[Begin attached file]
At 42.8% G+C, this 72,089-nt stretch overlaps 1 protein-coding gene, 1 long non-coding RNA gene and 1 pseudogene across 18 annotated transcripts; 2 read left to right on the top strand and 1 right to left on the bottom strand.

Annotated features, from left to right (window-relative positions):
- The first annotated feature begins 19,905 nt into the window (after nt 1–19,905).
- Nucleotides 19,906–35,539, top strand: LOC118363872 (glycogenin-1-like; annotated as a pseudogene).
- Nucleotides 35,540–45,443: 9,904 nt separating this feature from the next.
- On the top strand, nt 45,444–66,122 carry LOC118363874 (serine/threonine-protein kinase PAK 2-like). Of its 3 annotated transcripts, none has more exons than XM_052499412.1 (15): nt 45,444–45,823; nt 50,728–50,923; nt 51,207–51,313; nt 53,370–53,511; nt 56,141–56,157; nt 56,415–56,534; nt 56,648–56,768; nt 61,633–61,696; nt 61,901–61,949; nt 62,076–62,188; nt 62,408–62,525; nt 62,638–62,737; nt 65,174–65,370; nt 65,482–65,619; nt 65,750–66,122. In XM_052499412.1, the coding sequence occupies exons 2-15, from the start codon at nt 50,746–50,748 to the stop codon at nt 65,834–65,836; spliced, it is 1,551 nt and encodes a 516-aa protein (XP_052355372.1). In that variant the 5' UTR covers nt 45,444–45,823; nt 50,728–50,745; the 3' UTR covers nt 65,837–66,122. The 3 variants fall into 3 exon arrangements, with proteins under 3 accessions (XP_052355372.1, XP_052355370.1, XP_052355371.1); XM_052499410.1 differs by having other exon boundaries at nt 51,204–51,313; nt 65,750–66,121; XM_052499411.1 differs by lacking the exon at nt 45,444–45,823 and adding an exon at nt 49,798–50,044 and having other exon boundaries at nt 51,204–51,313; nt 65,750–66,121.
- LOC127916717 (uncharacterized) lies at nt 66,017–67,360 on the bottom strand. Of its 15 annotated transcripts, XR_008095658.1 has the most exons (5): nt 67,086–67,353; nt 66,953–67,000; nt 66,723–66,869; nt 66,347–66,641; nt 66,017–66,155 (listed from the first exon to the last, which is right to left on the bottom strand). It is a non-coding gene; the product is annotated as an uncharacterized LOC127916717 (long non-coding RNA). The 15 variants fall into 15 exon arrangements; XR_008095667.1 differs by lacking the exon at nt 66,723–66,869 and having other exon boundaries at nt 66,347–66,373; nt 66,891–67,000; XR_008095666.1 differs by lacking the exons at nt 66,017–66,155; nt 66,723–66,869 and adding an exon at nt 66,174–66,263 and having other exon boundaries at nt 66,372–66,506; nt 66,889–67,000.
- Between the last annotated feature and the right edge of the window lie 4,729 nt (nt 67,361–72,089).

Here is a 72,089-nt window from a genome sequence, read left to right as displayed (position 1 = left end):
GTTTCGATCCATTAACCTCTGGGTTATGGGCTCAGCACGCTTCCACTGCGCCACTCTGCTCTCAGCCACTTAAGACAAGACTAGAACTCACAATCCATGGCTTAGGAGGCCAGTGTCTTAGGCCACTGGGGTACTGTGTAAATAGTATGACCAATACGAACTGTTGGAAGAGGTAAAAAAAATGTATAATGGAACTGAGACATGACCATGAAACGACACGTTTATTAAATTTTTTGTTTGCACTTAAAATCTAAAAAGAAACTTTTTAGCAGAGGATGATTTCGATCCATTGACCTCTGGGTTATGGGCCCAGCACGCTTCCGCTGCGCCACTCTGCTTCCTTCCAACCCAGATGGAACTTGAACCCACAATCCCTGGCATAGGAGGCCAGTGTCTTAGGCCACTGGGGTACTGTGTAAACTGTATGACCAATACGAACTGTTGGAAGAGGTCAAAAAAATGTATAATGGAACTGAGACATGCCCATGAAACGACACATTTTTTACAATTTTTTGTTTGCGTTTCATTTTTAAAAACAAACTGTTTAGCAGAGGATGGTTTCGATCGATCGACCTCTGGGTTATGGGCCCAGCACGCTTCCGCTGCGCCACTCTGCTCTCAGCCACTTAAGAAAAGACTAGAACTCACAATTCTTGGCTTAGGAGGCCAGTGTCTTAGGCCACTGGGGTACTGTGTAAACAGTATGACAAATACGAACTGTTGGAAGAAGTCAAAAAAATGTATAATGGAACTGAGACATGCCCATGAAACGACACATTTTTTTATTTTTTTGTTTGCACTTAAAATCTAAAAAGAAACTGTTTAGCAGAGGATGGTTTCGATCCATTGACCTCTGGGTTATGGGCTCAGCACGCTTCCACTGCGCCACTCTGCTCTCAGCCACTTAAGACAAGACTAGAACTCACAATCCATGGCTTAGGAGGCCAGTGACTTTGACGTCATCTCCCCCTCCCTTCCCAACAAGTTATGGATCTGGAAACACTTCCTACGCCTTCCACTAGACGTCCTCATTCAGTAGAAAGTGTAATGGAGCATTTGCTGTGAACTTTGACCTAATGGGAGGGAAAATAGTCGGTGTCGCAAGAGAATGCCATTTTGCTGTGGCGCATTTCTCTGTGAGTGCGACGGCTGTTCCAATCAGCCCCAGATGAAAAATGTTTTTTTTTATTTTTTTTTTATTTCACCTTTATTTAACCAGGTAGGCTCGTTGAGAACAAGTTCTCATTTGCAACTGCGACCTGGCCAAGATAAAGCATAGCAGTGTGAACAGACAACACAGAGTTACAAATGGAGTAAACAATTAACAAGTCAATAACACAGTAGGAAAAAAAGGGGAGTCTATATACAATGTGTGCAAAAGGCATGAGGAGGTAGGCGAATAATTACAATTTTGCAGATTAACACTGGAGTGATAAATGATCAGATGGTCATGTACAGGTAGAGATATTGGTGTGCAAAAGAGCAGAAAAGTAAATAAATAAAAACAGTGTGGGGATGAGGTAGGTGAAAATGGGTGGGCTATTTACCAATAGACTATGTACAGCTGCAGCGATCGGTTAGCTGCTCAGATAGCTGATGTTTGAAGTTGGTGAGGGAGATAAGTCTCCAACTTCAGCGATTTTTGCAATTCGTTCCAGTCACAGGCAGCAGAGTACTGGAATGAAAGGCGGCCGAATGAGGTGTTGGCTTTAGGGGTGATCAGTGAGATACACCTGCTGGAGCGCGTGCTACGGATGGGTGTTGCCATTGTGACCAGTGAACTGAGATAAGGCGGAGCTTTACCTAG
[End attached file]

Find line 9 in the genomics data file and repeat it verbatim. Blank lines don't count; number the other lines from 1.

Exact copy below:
Here is a 72,089-nt window from a genome sequence, read left to right as displayed (position 1 = left end):